IE is in no way a perfect film (and I emphasis the word “film”). But it is a diabolical and inspired experiment from one of cinema’s great experimentors. It is purposefully sloppy and disjointed, and I don’t use that as an excuse for any flaws it has, but as a testament to its unwillingness to unify. I don’t tangle with surrealist or avant garde cinema all that much, but when I do I can sometimes find it has a strong, unforced connection to a lot of the postmodern philosophy I enjoy reading and thinking about (I apologize for using the word “postmodern” in a defense on David Lynch – someone please kick me in my hipster balls the next time you see me). Thinking more about IE, it feels remarkably Deleuzean, which only makes it seem richer in my estimation. I know I’ve mentioned it before, but Deleuze is my favorite philosopher. He’s also incredibly difficult to comprehend. Anytime I can make connections to his work, it helps me understand it better, and helps me appreciate what I’m connecting it to more. Basically, I see a lot in IE that connects to Deleuze, and I think that's cool. That's about the best defense I can conjure without just resorting to the "personal preference" argument.
But I do accept your hesitation towards IE and won't try to dissuade you from it. One criticism I will definitely entertain about IE is its look. Lynch does some neat tricks with his digtital camera, but it still produces an ugly, unconscionable image to these eyes. I wish it had been shot on film. And for the record, yes, I find most Lynch mobbers unbearable, even as I spiritually must stand beside them. A lot of his most fervant fans know nothing about film, and only care about how loving his work makes them appear. This is annoying.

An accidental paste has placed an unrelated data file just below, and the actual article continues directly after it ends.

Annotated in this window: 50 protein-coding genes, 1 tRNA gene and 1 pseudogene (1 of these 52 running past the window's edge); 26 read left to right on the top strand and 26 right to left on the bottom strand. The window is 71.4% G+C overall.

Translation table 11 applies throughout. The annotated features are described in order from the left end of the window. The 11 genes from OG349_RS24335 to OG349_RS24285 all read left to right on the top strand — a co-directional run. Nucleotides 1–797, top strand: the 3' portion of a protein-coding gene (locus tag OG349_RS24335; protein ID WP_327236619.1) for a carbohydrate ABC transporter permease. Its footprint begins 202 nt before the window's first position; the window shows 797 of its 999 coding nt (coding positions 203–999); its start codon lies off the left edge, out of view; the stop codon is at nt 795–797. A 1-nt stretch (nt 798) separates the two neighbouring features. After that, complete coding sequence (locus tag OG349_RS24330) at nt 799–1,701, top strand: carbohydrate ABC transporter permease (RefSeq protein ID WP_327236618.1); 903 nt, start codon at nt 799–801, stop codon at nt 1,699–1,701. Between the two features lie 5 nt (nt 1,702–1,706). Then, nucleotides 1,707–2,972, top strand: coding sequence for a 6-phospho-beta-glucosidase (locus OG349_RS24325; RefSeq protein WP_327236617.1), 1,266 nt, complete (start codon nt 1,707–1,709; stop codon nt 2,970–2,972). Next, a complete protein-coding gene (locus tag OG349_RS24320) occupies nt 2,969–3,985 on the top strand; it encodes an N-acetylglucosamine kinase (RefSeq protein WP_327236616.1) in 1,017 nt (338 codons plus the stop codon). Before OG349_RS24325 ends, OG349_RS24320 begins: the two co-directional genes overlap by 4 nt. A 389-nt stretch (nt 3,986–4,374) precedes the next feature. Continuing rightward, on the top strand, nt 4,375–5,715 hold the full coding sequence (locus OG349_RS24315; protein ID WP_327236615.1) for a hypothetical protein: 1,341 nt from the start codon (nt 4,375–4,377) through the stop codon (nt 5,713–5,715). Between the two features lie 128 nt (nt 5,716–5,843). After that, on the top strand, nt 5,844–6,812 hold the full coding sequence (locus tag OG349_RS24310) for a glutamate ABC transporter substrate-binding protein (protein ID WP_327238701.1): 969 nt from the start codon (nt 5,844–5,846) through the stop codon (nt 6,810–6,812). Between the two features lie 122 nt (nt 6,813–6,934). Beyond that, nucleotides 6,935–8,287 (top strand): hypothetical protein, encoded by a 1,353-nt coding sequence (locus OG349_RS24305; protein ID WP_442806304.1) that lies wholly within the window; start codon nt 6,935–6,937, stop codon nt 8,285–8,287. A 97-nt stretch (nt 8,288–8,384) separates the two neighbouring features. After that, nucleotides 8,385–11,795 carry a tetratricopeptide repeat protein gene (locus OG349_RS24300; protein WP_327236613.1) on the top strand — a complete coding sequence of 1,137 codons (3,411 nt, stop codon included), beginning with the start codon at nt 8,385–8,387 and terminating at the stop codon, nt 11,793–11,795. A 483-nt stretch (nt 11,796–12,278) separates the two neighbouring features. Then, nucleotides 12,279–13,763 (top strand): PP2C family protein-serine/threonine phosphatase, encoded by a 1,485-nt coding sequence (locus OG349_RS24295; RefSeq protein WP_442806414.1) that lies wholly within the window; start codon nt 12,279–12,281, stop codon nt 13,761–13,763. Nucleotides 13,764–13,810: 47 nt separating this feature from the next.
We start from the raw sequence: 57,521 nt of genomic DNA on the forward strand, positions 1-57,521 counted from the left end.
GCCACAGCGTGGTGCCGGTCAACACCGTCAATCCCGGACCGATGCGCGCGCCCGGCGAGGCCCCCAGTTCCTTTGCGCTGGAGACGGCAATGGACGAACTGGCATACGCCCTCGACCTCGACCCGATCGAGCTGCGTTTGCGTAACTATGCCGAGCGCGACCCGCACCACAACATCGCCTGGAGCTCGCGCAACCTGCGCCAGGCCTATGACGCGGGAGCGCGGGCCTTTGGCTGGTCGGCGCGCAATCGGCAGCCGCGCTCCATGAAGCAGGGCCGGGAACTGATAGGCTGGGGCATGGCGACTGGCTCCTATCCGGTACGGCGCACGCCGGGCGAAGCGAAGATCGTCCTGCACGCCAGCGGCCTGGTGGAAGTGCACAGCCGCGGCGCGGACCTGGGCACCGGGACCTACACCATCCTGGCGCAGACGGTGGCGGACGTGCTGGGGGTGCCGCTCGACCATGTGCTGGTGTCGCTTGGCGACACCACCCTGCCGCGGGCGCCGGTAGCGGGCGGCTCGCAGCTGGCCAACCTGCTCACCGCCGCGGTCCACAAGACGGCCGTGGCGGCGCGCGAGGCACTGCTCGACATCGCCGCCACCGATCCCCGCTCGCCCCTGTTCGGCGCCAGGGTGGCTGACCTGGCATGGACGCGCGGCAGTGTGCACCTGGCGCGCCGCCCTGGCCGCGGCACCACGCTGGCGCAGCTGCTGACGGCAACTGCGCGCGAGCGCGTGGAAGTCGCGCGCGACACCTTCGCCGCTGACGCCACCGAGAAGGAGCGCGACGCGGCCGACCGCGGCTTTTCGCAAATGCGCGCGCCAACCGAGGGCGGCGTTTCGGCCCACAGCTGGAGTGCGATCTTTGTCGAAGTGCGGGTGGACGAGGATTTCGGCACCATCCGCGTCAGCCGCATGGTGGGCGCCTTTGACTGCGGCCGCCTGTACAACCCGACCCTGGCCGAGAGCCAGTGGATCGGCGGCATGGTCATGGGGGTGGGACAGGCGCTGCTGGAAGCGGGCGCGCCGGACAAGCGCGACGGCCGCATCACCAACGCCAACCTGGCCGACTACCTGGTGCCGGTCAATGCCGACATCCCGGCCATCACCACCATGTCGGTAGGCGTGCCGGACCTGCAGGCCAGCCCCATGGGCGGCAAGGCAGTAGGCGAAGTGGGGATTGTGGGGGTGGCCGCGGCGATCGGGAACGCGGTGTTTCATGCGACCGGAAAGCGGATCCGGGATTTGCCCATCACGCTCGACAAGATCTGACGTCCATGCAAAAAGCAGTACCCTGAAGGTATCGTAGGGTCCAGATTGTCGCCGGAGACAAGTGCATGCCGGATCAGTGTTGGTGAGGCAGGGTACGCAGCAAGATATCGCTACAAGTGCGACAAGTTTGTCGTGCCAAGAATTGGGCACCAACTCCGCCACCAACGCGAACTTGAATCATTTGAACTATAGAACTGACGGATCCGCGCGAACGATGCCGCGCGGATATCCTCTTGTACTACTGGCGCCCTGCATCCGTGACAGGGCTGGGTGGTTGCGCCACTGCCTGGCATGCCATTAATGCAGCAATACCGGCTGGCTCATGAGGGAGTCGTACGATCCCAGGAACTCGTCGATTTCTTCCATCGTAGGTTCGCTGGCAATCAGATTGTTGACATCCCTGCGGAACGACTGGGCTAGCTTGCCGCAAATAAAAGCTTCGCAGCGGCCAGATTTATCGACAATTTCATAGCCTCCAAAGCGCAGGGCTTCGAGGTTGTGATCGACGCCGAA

Anyway...this is a roundabout way of saying that HOLY MOTORS is something I’m interested in seeing, as well. haha.
I think we can forgive YOUNG MR. LINCOLN, THE PRISONER OF SHARK ISLAND, and ABE LINCOLN OF ILLINOIS for neglecting to represent “alternative readings of history.” I don’t think the idea of “alternative readings of history” even meant much of anything before 1960. Of these, I’ve only seen YOUNG MR. LINCOLN and, yes, that one is an undeniable masterpiece. I’m sure PRISONER is one too. It’s Ford, after all.
I do love Spielberg and I have high hopes for LINCOLN. I certainly don’t knock the man’s sentimental flourishes. There’s something pure and classical about them (I love Capra, ya know). I loved the brazen schmaltz of WAR HORSE and drank it up with relish. I won’t mind too much if there’s some in LINCOLN, but I’m hoping we're getting the brawnier and more incisive Spielberg for it. I just think the material might call for it. We shall see. Hopefully soon.
I would absolutely like to see POINT BREAK and NEAR DARK. Gotta fill those cinema gaps.
Speaking of gaps, I would also like to see CASINO ROYALE and eventually SKYFALL. I just haven’t had the opportunity to see the former yet and probably won’t rush to the theater to see the latter. Still, I’m hoping too see them at some point.
All right, good talk. Can’t wait for the Ford lists. Wonderful seeing ya last night too. We need to have another movie night soon. Has been too long.